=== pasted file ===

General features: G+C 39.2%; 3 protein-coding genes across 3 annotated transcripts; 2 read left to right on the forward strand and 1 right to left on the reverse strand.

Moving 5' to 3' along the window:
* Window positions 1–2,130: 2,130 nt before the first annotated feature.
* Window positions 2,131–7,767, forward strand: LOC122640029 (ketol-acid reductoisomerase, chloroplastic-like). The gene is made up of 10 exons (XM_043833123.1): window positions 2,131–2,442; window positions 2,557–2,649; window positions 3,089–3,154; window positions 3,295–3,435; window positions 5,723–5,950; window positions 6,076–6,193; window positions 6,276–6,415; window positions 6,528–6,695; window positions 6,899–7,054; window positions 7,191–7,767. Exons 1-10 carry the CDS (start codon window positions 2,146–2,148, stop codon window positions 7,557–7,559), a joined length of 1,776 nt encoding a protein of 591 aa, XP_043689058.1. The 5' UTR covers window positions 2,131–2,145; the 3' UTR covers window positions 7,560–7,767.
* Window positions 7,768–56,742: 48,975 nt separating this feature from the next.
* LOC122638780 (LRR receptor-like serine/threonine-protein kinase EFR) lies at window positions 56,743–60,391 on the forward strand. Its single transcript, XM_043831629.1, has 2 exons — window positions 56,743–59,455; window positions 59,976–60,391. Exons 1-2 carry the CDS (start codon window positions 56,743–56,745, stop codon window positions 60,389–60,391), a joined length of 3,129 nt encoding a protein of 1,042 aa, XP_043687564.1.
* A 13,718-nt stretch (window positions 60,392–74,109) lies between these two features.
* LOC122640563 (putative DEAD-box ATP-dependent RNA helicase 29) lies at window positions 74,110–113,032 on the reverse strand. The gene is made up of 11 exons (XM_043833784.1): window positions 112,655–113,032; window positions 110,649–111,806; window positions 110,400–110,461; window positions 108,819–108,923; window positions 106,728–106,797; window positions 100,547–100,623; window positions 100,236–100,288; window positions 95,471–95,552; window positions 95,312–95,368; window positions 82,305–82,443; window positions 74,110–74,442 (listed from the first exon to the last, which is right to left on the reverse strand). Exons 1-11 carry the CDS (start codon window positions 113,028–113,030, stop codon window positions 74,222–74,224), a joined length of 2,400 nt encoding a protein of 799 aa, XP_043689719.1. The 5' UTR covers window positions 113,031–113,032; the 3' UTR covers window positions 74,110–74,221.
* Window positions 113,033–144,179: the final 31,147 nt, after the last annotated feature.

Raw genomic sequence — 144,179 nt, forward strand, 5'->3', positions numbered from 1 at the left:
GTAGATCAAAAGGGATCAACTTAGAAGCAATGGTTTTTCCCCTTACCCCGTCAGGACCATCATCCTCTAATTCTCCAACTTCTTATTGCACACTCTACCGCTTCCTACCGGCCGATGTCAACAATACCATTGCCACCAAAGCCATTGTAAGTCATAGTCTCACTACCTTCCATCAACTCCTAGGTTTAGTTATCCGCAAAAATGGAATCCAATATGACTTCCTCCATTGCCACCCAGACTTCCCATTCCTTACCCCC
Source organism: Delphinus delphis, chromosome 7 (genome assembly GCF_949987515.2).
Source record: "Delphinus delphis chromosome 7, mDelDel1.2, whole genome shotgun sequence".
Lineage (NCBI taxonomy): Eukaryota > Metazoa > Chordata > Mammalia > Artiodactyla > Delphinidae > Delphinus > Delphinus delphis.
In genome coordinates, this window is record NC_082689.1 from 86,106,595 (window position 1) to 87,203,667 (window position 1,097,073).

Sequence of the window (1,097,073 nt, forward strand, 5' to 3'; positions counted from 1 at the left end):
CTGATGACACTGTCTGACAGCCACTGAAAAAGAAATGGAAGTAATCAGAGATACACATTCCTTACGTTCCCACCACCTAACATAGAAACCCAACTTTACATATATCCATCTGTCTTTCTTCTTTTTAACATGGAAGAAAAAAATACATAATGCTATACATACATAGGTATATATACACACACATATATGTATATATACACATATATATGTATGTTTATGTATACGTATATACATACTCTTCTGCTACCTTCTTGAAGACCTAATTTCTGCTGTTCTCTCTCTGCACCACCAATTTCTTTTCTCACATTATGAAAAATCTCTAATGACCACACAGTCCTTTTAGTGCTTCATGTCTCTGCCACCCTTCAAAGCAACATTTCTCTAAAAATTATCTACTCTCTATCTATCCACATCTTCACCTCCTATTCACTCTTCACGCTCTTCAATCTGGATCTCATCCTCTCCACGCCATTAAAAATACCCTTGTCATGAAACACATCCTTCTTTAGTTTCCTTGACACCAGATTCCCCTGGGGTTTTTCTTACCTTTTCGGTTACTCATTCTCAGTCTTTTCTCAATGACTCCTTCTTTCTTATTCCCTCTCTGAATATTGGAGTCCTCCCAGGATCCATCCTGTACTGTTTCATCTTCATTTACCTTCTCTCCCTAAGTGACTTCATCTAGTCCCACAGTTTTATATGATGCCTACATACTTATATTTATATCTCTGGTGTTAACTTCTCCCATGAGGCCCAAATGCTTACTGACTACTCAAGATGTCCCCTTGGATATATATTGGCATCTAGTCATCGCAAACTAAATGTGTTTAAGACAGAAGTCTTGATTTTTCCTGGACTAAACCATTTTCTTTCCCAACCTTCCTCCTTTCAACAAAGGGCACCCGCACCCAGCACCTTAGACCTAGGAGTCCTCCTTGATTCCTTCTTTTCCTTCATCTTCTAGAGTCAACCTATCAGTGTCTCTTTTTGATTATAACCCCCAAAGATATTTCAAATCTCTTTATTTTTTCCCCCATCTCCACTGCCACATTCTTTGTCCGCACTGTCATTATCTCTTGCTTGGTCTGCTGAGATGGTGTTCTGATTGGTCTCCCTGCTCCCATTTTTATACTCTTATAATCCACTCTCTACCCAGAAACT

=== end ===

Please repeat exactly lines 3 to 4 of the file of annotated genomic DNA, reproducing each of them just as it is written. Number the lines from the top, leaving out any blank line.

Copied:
* Window positions 1–2,130: 2,130 nt before the first annotated feature.
* Window positions 2,131–7,767, forward strand: LOC122640029 (ketol-acid reductoisomerase, chloroplastic-like). The gene is made up of 10 exons (XM_043833123.1): window positions 2,131–2,442; window positions 2,557–2,649; window positions 3,089–3,154; window positions 3,295–3,435; window positions 5,723–5,950; window positions 6,076–6,193; window positions 6,276–6,415; window positions 6,528–6,695; window positions 6,899–7,054; window positions 7,191–7,767. Exons 1-10 carry the CDS (start codon window positions 2,146–2,148, stop codon window positions 7,557–7,559), a joined length of 1,776 nt encoding a protein of 591 aa, XP_043689058.1. The 5' UTR covers window positions 2,131–2,145; the 3' UTR covers window positions 7,560–7,767.